Before we left for Shanglin, all of us agreed on having a barbeque for the night. At first, I thought that was our only dinner. However, on that night, Axel, Benoit and I realised that shaokao (barbeque in Chinese) was our late night snack. In China, barbeque, sandwiches and chips are considered as snacks and I presume it’s because rice is not involved. We spent our time showing off our snooker skills and playing UNO. Cheeky Axel was picking on amatuers and constantly catching out on players who didn’t say “UNO” when they were holding onto their last card. After a session of card playing and dancing with the sticks, our grill was ready for barbequing. We finally finished by 2 in the morning, and everyone went to bed.

Out of my expectation, the second day was incredibly fun. Firstly, we didn’t have a great start. I was expecting us to leave promptly at 11 and, we actually left the hostel by 11.43 a.m. We were promised a fabulous lunch at a well-known restaurant that cooked a type of fish in 20 different ways. At the end, I never saw the fish and instead we went to a noodle shop which served corn congee and old friend noodles.

river selfies always win
river selfies always win

The turning point was when we arrived at some gorge on the outskirt of the town. I cannot specify the name of this place or the location. It appears to be an area where locals take their children to learn to swim. There was also a group of young men encouraging each other to jump into the water. As for us, I was the first one to jump into the water followed by Axel, Benoit and my male colleagues. All the girls were busy taking selfies whilst the boys were splashing them. There were a lot of screaming from the girls and the boys were mocking them, it was very teenager like, but all in all it was fun.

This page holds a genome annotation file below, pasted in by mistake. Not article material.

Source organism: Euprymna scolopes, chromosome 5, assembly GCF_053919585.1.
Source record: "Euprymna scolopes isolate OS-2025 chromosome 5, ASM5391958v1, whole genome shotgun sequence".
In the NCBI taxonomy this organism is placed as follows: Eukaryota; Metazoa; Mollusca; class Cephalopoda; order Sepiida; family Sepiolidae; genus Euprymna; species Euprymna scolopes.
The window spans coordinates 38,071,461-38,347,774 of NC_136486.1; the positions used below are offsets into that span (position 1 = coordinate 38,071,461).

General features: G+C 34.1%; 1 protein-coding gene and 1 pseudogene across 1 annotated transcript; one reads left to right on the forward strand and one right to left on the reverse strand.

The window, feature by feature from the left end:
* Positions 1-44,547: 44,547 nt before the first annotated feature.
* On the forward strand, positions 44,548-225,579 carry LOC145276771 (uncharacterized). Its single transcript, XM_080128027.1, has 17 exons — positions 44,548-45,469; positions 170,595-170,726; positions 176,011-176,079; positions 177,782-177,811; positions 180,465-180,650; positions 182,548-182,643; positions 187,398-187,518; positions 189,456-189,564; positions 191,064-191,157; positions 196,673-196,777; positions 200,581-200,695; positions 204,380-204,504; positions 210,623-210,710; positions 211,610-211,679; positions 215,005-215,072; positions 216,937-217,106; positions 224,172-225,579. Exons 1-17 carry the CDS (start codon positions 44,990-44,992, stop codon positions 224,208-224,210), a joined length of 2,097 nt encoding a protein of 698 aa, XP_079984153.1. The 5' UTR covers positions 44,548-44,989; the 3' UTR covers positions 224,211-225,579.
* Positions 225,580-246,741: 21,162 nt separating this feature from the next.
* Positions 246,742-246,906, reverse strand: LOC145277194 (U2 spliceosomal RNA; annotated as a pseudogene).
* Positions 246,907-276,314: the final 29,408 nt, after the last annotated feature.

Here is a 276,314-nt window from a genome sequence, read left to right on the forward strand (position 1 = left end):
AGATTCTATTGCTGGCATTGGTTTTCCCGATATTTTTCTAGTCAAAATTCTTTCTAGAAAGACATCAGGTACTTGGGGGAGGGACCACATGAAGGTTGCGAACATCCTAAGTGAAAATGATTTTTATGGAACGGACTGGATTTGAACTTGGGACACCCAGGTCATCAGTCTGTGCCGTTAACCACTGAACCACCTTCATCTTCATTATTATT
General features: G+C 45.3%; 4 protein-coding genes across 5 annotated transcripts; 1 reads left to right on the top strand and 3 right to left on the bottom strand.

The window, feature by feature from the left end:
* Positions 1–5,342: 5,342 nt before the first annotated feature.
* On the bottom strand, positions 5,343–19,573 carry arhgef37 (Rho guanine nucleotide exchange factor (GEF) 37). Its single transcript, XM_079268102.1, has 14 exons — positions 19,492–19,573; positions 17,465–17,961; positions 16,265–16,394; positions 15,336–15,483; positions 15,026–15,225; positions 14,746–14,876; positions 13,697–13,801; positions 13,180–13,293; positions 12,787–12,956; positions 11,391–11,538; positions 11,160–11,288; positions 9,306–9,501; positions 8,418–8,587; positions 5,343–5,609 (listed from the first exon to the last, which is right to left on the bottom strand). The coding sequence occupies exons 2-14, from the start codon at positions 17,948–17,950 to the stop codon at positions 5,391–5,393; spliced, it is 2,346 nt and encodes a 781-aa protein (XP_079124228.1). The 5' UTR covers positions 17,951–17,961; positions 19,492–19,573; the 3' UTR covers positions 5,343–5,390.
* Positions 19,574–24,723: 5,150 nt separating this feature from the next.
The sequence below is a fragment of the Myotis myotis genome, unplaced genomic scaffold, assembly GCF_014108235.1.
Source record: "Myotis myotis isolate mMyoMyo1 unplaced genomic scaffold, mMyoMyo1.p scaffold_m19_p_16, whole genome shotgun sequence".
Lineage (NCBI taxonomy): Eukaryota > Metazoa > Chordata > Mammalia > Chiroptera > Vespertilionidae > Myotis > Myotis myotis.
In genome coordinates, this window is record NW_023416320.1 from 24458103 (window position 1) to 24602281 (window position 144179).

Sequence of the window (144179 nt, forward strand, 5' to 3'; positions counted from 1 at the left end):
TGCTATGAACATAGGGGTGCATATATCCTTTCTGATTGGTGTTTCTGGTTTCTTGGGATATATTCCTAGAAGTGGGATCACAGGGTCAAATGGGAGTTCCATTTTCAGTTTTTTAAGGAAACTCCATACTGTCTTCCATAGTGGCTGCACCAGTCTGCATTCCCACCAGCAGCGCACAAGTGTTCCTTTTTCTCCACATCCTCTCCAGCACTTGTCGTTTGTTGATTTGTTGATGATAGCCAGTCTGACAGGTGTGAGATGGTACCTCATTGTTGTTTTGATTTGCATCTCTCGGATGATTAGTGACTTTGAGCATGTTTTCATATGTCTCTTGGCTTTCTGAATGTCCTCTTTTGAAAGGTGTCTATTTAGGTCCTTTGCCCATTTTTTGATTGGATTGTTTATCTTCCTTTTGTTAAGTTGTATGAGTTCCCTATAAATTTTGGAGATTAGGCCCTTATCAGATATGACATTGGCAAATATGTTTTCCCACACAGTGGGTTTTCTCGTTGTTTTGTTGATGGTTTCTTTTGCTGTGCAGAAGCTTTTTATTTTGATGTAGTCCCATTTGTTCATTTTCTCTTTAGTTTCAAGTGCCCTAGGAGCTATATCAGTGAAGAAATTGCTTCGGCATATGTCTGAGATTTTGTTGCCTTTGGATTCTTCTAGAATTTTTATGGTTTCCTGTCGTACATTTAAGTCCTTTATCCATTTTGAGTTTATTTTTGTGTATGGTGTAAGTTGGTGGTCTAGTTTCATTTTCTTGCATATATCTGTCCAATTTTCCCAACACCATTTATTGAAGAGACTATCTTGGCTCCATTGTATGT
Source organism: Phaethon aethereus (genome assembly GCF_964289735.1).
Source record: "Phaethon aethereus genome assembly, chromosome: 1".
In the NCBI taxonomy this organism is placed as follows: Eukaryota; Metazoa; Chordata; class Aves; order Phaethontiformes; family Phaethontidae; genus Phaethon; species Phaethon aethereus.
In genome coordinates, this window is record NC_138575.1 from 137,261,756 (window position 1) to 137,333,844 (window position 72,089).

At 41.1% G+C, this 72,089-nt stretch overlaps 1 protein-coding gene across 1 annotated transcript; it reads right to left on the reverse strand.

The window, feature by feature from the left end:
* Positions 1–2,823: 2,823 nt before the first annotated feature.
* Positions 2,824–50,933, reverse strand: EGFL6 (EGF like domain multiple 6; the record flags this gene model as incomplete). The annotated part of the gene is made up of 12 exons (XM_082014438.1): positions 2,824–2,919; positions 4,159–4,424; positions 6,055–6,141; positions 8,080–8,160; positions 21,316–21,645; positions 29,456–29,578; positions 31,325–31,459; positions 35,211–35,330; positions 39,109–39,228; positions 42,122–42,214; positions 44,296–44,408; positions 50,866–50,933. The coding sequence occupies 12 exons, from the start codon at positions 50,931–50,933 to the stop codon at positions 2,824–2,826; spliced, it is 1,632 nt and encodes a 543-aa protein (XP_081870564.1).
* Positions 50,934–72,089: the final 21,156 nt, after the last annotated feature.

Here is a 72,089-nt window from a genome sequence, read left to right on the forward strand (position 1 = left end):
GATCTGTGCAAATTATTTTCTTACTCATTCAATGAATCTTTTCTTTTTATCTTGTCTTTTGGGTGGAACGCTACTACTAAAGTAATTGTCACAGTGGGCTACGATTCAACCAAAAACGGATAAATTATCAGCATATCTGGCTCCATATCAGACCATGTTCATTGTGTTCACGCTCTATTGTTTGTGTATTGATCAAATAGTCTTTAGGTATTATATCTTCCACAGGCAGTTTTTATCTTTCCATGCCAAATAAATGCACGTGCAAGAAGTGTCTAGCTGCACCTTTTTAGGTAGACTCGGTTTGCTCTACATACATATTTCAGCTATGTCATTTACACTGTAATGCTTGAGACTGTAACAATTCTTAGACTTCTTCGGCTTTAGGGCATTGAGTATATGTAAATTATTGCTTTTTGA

Dahong Lake, photos do not make justice here
Dahong Lake, photos do not make justice here. click on the photo to enlarge it (slighly)

Things just got better! Our final destination was ‘Da Long Hu’ literally translated as ‘Big Dragon Lake’. When we passed through the karst surrounding the lake, there were a lot of oohs! And ahhs! The sounds just got louder and louder until we stopped outside of the lake. Since we were in monsoon season, it suddenly, but not surprisingly, started to rain as soon as we stepped out of the minibus. As per usual we found some shelter and waited for half an hour for the rain to stop. We took a leisurely boat trip around the lake. With no tourists other than us, we enjoyed the full privilege of the scenery. It felt incredibly peaceful, until Axel decided to jump into the lake. Axel and Benoit were already a spectacle since they are caucasians and when a topless ‘laowai’ decided to jump into the lake, everyone suddenly stopped what they were doing to watch. With some encouragement from Axel and myself, I decided to jump too. The boatman was screaming at me holding a lifejacket, ‘Wear this or you will drown!’ After I gave him a couple of looks, I decided to ignore him and jump with Axel. Wow!